A new study that improves upon pre-2005 ocean temperature estimates has found that the world’s oceans have been heating up thirteen percent faster than previously estimated, and that rate is increasing as time goes by. This new revelation is important, as the oceans absorb roughly 90 percent of the excess heat that the planet is retaining, making it not only an important indicator for how quickly the planet is actually heating up, but it also means that the danger posed by disproportionately warmer oceans is also greater than we feared.

Ocean temperatures are currently measured by the Argo float system, a network of approximately 4,000 submersible buoys spread around the world’s oceans, put into place in the early 2000s. However, before that, ocean temperatures were taken by sensors that were mainly deployed along major shipping routes in the northern hemisphere, with poor coverage in the southern oceans. This new study took the accumulated pre-Argo data and applied it to the more reliable (and extensive) Argo-gathered data, to extrapolate historical ocean temperatures back to 1960, and referenced it against the modern Argo data to test its accuracy.

What they found was that the world’s oceans have been heating up at a rate 13 percent faster than what was originally estimated, and that that figure is accelerating. Most of this heating has occurred since 1980, and beginning around 1990, that warmth has started to penetrate below the 700 meter (2,300 foot) mark. The oceans can absorb roughly 1,000 times the amount of heat that the atmosphere can before it starts to warm up itself, due to water’s unusually high specific heat capacity. But unlike the atmosphere, water doesn’t relinquish its heat energy back into space nearly as fast, meaning that whatever excess heat that global warming puts into the oceans will be around for much longer than we’d like.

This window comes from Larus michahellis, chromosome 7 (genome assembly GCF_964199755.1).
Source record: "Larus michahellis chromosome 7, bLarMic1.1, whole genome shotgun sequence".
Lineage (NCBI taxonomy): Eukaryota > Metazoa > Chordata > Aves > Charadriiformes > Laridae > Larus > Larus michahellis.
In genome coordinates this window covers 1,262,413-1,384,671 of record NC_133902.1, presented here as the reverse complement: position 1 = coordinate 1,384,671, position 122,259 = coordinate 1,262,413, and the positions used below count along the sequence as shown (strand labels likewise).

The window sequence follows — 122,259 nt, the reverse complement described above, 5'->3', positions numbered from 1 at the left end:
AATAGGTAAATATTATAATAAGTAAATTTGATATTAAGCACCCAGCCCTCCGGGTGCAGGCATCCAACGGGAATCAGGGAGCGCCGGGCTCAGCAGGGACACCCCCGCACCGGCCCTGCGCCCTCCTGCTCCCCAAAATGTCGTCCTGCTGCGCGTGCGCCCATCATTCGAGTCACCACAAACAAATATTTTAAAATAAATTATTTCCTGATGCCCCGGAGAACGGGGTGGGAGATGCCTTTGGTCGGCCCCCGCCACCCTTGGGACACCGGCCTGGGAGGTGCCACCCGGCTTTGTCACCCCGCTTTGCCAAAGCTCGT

While the temperature retained in the water itself might have been helping to buffer us land-lubbers from extreme atmospheric heating, there are still major consequences to a rapidly-warming hydrosphere: as water heats, it expands, causing an increase in ocean levels simply from the extra volume that the warmer water takes up — for instance, this is a major reason why storm swells along the US Atlantic and Caribbean coasts have been becoming more pronounced in recent years, due to an increased pooling of warm water there that would normally be crossing the Atlantic to northern Europe. Ocean-based storms themselves, such as hurricanes, also steadily increase in power, as there is more heat energy available in the water they form over to fuel the storm. Increased instances of algal blooms, faster ocean ice melt, and effects on aquatic wildlife are also dangers that can result from an increasingly warmer ocean. 

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